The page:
Editorial Feature

The Role of Nanotechnology in Virus Detection

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Viruses are particulate and exist in different morphological forms. The small size (20 to 900 nm) of viruses increases the difficulty of their isolation and visualization compared to other microbes.

Viruses are usually highly contagious and the absence of immediate and efficient control systems is the main reason behind their potential health impacts. Nanotechnology has proved to be efficient in laboratory diagnosis of infections in general and viral infections in particular.

Evolution in Virus Detection Techniques

In 1950, with the development of a cell culture system and electron microscope, the first virus isolation and detection were started. In the early 1980s, diagnostic virology made major advancements with the invention of immunoassays and polymerase chain reaction (PCR).

The rapid development of a wide range of serological and molecular detection techniques was a boon to both laboratory research and the clinical diagnosis of viruses. Currently, the unique properties of nanomaterials (physical, chemical, mechanical, magnetic, etc.) are effectively used in virus detection.

Nanoparticles used in Virus Detection

Several nanomaterials such as quantum dots, carbon nanotubes, graphene oxide, silica, and metal nanoparticles are used as biosensors for the detection of the pathogenic virus.  Some of the nanoparticles used in virus detection are discussed below.

Quantum Dots (QDs)

QDs are nanoscale semiconductor crystals with unique optical and electrical properties.

QDs have a wide absorption range, photoluminescence, multiplexed staining, long florescent lifetime and high resistance to photobleaching. QDs are useful tools for providing rapid and sensitive virus detection to facilitate early treatment and monitoring of viral disease.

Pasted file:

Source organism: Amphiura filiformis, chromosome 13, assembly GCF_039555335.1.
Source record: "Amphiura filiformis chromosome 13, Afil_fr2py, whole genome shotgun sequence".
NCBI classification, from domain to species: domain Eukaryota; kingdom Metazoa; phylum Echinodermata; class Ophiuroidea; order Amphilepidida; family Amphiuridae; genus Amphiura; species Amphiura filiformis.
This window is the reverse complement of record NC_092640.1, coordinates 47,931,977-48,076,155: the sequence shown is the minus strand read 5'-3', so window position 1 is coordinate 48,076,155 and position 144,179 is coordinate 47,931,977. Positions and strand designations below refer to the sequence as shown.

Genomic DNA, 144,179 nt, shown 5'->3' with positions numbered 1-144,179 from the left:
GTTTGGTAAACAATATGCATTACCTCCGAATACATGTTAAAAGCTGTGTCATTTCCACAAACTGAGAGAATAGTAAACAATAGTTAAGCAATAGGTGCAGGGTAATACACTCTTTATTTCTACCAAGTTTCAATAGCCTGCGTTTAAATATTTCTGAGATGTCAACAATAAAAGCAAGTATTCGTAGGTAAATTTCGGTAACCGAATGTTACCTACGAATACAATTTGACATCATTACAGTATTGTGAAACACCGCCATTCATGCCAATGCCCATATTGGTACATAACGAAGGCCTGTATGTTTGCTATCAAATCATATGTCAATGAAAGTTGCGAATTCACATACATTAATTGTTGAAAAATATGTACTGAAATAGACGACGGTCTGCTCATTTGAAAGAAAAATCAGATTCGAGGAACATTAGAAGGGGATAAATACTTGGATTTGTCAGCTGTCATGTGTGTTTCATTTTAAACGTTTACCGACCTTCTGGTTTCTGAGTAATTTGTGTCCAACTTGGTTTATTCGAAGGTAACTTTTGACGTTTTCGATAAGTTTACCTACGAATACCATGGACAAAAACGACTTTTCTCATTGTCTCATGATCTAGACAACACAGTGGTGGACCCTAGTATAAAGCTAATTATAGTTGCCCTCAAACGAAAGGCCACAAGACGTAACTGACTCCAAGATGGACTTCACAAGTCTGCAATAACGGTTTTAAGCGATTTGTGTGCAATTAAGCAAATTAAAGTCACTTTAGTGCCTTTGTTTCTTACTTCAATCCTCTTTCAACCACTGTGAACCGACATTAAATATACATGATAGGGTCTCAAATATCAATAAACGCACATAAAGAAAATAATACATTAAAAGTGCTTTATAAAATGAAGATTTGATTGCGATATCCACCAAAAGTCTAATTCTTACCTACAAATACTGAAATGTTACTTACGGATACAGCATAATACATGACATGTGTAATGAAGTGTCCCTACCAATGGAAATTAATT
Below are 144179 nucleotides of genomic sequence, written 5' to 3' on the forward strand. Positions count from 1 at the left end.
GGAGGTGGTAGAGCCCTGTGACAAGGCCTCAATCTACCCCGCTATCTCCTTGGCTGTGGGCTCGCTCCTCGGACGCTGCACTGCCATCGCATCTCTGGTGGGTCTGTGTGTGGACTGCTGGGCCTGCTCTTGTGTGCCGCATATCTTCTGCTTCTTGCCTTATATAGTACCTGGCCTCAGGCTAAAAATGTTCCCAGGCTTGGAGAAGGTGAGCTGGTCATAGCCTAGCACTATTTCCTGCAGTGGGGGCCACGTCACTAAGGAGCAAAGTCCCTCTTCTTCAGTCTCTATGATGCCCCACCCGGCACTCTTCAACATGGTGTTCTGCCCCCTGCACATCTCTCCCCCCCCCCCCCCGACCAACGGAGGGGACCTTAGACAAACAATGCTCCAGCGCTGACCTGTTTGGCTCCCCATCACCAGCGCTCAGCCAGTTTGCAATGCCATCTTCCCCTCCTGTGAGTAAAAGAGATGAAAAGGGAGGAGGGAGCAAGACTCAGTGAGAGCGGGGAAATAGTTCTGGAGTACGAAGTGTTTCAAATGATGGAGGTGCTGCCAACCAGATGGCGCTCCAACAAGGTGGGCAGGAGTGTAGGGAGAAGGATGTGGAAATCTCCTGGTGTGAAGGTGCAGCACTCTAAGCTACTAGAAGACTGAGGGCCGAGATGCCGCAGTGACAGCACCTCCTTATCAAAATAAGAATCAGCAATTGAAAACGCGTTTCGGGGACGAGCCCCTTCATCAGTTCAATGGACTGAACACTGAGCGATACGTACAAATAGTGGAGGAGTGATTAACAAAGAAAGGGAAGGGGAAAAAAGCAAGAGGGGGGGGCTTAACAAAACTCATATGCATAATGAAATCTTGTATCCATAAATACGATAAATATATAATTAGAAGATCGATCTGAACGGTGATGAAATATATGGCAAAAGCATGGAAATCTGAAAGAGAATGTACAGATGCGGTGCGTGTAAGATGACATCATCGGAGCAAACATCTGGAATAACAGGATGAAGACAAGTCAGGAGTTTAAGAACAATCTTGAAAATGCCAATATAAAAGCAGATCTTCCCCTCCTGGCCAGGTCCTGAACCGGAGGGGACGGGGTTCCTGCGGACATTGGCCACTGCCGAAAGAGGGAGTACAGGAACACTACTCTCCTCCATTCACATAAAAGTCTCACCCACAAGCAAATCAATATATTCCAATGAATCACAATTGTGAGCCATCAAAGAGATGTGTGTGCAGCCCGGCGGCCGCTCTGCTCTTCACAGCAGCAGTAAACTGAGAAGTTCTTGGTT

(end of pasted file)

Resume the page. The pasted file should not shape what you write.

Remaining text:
• QDs-based rapid capture and imaging system involves a dual-stain imaging technique. This technique is capable of capturing and detecting Human Immunodeficiency Virus (HIV) at a high speed and is also extremely cost-effective.
  • FRET-based QDs-DNA system is used for rapid, easy, and sensitive detection of Hepatitis B Virus-DNA.

Carbon Nanomaterials

Carbon Nanotubes (CNTs): CNT-based biosensors have high sensitivity and selectivity due to their high surface area. This system is also beneficial for its easy functionalization and immobilization of nanoparticles. It is used to detect hepatitis B and papillomavirus.

Silica Nanoparticles (SiNPs): Many biomolecules could be linked to silica nanoparticles, including antigen-antibodies, peptides and DNA, and that, subsequently, makes them important for bioanalytical research. This system is used for the detection of Hepatitis B Virus (HBV).

Metal and Metal Oxide Nanoparticles

Silver Nanoparticles (AgNPs): The fluorescent characteristics of AgNPs provide high sensitivity to optical biosensors. The optical-based biosensor is used for the detection of viruses like HIV and HBV.

Magnetic Nanoparticle (MNPs): MNPs are used to detect surface glycoprotein hemagglutinin (HA) from the Influenza A virus (FLUAV) H5N1. Amino functional carbon-coated MNPs have been used to distinguish the hybridization of HBV nucleic acids.

Aluminum Nanoparticles (AlNPs): Nanoporous morphology is the most prominent feature that attracts biosensing scientists to AINPs. One of the advantages of having a porous structure is the increase in surface to volume ratio that results in an increased number of target molecules inside nanopores. Researchers have used nanoporous alumina for the detection of dengue virus.

Gold Nanoparticles (AuNPs): AuNPs have been extensively used in the field of virus detection owing to their unique optical and electrical properties.

  • Hantaan Virus (HTNV): Rodent-borne HTNV can cause hemorrhagic fever with renal syndrome and hantavirus cardiopulmonary syndrome in humans. A novel immuno-PCR assay has been developed using AuNP for the immunological detection of HTNV nucleocapsid protein. This assay could optimally detect low concentrations of purified or spiked antigen samples.